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Hands Off Our Libraries

Sav D’Souza challenges John McTernan's middle class whinging

Written by . Published on October 24th 2011.

Hands Off Our Libraries

SO John McTernan reckons that libraries should be shut down as they are past their sell-by date.

According to McTernan, in his laughable comment piece for The Telegraph, “liberal whingers are wrong and we should shut our libraries, middle class liberals are fighting to keep libraries open out of condescension for the less fortunate and guilt that they, like everyone else, no longer use them.” I think that McTernan is confusing people having an awareness of wider community needs, even if they are outside of their smaller daily world, with pity for the less fortunate. Local libraries provide a service to lots of different people for a number of reasons. My local library, for instance, runs schemes to help under-five’s, people with disabilities and the elderly along with the typical services.

McTernan’s views are ironically the worst kind of middle class whinging when it comes to public services. ‘I don’t use them and probably neither does anyone I know so why have them?’

McTernan says that now that we all have computers, the Internet, "wizzy phones" ect., what is the point of libraries having computers? His comments show just how out of touch he is from the reality of many people’s lives. For starters, strange as it may seem to the likes of McTernan, not everyone has a computer or the Internet at home. Local libraries play a valuable role in giving people free access to a computer and the Internet. Sure, they may be an Internet café nearby, if you are lucky, but they cost money and are an expenditure as are fancy phones and ‘cheap home computing’ particularly if you are out of work. He also may have forgotten that we are still in a recession at the moment and it’s tough times. Also computers in libraries are vital to some people when looking and applying for jobs.

Library He loves citing the modern living get-with-the-program argument. “This is the 21st century… virtually every kid has a desk at home... and libraries at secondary schools are, in my experience, uniformly good and open places for young people.” Again, he is adhering to some kind of universal norm, what about the kids who may have chaotic home lives or god forbid have the good sense to go to the library, to maybe study with friends, free from restrictions of space or to escape external distractions? Do all secondary schools really offer adequate places for study?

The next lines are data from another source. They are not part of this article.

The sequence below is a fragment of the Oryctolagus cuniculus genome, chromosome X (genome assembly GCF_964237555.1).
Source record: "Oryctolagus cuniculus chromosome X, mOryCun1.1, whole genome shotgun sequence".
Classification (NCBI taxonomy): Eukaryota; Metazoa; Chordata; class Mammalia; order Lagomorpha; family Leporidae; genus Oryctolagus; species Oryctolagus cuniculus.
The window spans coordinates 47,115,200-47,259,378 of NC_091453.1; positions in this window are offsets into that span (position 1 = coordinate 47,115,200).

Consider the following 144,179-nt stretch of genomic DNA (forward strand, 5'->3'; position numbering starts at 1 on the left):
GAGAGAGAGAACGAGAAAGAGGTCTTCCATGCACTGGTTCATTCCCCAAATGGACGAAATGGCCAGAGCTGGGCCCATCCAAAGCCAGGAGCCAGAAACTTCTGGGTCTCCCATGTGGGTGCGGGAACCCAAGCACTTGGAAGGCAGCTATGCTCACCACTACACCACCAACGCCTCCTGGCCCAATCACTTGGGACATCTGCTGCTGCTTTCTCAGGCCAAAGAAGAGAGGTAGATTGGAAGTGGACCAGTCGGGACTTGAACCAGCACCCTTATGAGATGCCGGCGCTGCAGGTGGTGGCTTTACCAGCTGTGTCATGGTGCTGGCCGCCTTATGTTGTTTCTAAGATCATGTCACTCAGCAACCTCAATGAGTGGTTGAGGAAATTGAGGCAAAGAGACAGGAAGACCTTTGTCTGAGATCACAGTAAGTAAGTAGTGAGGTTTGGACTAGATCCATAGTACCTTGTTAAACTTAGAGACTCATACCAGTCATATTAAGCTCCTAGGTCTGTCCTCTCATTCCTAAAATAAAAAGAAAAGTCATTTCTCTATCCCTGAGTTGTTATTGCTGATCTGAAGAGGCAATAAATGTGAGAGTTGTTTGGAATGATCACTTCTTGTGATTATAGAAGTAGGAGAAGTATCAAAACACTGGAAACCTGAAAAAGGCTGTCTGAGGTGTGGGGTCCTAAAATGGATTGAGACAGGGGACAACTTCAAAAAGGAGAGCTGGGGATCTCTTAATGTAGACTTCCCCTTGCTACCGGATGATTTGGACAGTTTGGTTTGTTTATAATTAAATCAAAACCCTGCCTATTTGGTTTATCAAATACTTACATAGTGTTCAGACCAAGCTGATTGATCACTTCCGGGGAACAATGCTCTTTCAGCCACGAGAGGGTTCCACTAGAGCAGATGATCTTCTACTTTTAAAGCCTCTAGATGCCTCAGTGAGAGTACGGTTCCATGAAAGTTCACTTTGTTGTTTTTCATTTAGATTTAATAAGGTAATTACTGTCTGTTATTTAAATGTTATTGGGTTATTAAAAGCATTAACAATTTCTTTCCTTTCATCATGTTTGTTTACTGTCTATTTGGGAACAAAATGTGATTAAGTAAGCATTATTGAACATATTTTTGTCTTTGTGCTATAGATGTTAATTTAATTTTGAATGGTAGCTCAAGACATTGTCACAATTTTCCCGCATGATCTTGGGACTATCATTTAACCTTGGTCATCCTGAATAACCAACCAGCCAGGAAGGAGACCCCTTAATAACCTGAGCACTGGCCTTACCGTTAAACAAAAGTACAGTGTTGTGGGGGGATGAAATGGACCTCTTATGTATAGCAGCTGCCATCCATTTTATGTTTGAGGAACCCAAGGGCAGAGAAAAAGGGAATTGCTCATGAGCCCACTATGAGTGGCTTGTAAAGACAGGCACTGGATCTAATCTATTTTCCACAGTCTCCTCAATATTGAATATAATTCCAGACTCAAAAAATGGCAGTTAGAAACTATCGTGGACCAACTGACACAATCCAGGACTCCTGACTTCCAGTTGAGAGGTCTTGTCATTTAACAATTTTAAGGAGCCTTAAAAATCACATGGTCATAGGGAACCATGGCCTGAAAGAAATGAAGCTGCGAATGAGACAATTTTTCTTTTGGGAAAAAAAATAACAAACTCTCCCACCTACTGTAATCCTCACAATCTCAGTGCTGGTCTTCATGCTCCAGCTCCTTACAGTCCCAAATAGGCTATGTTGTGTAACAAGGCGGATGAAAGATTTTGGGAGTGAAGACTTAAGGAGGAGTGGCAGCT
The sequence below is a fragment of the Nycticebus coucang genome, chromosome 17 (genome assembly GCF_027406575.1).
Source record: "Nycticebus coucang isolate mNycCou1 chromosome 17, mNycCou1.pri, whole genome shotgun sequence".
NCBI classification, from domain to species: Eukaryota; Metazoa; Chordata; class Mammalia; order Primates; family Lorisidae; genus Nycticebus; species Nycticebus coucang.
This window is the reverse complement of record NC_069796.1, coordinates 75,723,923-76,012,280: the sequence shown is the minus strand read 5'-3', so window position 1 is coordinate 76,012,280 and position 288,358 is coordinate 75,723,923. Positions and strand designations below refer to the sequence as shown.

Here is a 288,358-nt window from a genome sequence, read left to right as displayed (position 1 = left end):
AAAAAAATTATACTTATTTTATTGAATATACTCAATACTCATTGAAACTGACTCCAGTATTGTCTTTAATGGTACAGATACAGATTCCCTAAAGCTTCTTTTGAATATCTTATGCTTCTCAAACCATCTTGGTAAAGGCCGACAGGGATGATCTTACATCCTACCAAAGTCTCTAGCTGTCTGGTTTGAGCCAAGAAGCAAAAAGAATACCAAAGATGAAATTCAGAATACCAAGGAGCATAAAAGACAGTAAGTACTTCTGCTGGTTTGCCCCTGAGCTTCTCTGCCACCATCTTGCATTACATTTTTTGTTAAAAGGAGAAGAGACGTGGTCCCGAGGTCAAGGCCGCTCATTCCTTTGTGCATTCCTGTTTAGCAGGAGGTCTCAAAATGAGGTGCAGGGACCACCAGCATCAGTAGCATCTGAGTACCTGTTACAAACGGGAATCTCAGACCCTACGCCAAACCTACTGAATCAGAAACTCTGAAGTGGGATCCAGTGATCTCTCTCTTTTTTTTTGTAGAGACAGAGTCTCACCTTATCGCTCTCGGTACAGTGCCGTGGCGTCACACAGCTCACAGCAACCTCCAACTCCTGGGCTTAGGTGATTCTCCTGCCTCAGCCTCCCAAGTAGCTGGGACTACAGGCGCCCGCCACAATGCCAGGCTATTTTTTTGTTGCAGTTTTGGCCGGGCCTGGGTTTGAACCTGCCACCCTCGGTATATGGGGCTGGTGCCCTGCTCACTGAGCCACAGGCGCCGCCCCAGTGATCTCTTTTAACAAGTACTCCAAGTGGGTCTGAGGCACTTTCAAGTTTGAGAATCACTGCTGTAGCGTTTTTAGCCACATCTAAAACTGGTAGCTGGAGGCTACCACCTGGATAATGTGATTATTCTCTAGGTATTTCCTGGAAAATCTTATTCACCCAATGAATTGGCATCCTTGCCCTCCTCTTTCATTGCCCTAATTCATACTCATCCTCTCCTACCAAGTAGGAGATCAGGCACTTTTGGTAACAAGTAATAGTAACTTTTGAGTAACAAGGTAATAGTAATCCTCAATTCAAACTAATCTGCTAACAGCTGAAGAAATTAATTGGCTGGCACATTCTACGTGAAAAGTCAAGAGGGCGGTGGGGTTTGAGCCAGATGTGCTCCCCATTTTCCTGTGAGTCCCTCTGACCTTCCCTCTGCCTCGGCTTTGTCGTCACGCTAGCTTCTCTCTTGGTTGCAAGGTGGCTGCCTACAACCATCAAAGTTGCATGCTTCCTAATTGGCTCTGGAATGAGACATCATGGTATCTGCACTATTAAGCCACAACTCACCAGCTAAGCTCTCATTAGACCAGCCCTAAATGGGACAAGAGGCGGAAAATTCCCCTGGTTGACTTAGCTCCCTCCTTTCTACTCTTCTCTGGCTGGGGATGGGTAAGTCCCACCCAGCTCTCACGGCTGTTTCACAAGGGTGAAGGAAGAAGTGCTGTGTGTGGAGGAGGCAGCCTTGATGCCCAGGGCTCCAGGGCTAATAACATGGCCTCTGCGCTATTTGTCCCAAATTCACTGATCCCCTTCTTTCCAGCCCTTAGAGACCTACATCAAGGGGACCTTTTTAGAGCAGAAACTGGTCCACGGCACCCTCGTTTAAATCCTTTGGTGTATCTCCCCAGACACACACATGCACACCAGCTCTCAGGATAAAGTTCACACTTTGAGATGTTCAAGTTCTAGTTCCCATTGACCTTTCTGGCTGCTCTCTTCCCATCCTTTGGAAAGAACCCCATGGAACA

McTernan’s views are ironically the worst kind of middle class whinging when it comes to public services. "I don’t use them and probably neither does anyone I know so why have them?" It’s not wrong to see the value of public or subsidized services for others – even if you don’t personally use them. Born out of ‘condescension’ or ‘guilt’, spare us the amateur psychobabble please.

The public outcry against Brent Council’s decision to shut six of its libraries is described by McTernan as "sentimental" and "sickly." Closing libraries touches raw nerves because people think that they are important, almost scared, and something available to all rich or poor. Literacy levels are already lagging behind other countries so shutting libraries probably will not help matters. It may effect the practice of parents being able to introduce their kids to the joys and benefits of reading at an early age.  

Books are not just for instruction or education they are entertainment and to be enjoyed. Access to a variety of books and reading is part our tradition, our history and something worth preserving. Not for nostalgic reasons but because it says something about our society: free libraries, free entry to museums and galleries and free NHS. We’ve let slip the right to free further education, are libraries next?


As McTernan argues with Google and the masses of information on the Internet, arts based TV channels and things called Abebooks and Alibris (never heard of them, but apparently they offer thousands of secondhand books to buy, er, so a bit like Amazon, yeah thanks for that) the days of going to the library and asking for a book is anachronistic. It’s all too easy to believe something you read on the internet or see on the telly as gospel. Any serious research typically involves books in some way. 

For McTernan “the crisis in our libraries is not because of the ‘cuts’ – it’s because they are needed less.” But it is precisely because councils are under great pressure to make cuts that they are cutting library opening hours and trying to shut them down.

It’s explains a lot that McTernan was a policy wonk for the Blair government. A Tory against public services fine, but New Labour? All in all, it’s hard not to take McTernan’s piece as anything more than shameful online agitation to invoke outrage and manipulate increases in reader participation/comments as a result. Job done maybe, but estimation of Mr. McTernan based on article – just above plankton.

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